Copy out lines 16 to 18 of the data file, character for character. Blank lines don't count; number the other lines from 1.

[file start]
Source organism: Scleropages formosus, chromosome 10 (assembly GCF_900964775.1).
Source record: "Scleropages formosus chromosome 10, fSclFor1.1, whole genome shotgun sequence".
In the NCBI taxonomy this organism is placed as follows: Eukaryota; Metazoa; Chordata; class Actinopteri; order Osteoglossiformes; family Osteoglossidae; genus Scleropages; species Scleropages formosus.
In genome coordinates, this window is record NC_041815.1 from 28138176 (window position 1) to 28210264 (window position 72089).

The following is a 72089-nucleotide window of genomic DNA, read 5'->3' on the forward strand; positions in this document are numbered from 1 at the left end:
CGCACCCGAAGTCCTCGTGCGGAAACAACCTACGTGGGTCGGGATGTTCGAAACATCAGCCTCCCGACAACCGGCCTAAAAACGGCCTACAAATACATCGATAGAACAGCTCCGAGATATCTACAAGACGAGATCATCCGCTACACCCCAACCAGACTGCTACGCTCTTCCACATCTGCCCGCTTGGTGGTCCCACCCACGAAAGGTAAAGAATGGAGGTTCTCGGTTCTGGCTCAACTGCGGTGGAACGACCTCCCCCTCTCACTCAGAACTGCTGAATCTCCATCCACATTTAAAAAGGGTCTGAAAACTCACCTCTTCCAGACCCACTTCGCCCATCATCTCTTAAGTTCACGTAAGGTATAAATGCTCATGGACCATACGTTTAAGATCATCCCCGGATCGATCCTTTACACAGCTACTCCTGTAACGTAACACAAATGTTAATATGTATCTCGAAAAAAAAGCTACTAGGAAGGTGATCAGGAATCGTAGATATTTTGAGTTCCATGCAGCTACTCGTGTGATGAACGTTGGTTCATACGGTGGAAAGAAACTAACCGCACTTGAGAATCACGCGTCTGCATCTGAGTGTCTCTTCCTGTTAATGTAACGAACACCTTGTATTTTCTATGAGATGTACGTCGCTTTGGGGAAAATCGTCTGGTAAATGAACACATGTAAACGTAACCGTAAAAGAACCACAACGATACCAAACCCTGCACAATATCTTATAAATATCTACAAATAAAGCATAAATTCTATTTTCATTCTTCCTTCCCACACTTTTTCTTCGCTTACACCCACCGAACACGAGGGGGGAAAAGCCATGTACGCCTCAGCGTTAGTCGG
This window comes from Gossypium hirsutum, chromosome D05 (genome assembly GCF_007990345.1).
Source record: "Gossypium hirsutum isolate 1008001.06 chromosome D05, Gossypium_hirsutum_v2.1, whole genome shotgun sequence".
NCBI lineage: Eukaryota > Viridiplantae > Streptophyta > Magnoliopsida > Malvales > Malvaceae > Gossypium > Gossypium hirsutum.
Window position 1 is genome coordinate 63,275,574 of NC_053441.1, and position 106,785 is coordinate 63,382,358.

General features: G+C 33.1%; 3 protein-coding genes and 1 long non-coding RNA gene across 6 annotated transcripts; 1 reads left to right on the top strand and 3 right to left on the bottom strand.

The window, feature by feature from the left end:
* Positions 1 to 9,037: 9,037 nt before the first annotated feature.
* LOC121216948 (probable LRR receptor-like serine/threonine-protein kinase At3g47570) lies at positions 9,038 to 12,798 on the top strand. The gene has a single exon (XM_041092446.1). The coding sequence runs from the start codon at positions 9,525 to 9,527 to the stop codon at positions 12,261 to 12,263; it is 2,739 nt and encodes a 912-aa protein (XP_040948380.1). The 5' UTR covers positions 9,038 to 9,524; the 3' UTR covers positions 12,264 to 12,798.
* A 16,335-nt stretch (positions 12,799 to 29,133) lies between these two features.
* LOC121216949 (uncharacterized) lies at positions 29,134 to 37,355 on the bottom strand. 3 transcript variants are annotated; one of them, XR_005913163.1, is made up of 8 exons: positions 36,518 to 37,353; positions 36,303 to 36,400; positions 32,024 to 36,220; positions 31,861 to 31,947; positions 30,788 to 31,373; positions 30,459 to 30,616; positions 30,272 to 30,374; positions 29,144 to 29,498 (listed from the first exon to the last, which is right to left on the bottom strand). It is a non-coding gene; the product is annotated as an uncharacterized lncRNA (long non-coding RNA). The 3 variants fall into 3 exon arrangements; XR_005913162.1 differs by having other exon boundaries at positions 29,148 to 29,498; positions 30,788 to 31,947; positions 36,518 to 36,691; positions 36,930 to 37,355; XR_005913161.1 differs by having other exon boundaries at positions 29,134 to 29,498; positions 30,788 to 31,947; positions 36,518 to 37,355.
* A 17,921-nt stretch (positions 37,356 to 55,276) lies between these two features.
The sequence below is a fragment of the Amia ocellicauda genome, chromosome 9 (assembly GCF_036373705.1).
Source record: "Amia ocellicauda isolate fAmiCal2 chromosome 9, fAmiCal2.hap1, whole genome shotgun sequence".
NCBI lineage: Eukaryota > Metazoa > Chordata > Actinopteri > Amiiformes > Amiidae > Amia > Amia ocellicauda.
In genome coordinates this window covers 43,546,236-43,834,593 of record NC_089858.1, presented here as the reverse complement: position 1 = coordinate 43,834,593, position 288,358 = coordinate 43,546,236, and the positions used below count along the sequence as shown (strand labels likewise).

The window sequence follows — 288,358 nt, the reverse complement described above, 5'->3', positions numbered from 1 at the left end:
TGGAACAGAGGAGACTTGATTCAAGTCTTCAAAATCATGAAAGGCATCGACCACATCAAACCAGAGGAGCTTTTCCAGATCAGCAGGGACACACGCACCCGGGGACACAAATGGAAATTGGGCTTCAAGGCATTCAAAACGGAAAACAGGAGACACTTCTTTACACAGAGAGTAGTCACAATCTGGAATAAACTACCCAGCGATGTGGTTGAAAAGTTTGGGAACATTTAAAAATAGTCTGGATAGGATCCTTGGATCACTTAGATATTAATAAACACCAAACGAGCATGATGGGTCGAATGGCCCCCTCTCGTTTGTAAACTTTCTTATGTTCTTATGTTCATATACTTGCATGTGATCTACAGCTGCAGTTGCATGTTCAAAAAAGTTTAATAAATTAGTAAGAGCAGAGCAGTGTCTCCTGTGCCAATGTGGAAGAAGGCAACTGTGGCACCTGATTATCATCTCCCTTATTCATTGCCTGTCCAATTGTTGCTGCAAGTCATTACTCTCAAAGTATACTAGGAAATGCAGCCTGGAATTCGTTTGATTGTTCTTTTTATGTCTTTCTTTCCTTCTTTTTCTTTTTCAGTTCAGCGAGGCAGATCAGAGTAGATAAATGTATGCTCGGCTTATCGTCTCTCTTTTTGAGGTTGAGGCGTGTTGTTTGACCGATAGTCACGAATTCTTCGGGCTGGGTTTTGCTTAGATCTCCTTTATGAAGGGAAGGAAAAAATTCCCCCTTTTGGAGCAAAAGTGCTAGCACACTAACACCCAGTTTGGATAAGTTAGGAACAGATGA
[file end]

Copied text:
* LOC121216949 (uncharacterized) lies at positions 29,134 to 37,355 on the bottom strand. 3 transcript variants are annotated; one of them, XR_005913163.1, is made up of 8 exons: positions 36,518 to 37,353; positions 36,303 to 36,400; positions 32,024 to 36,220; positions 31,861 to 31,947; positions 30,788 to 31,373; positions 30,459 to 30,616; positions 30,272 to 30,374; positions 29,144 to 29,498 (listed from the first exon to the last, which is right to left on the bottom strand). It is a non-coding gene; the product is annotated as an uncharacterized lncRNA (long non-coding RNA). The 3 variants fall into 3 exon arrangements; XR_005913162.1 differs by having other exon boundaries at positions 29,148 to 29,498; positions 30,788 to 31,947; positions 36,518 to 36,691; positions 36,930 to 37,355; XR_005913161.1 differs by having other exon boundaries at positions 29,134 to 29,498; positions 30,788 to 31,947; positions 36,518 to 37,355.
* A 17,921-nt stretch (positions 37,356 to 55,276) lies between these two features.
The sequence below is a fragment of the Amia ocellicauda genome, chromosome 9 (assembly GCF_036373705.1).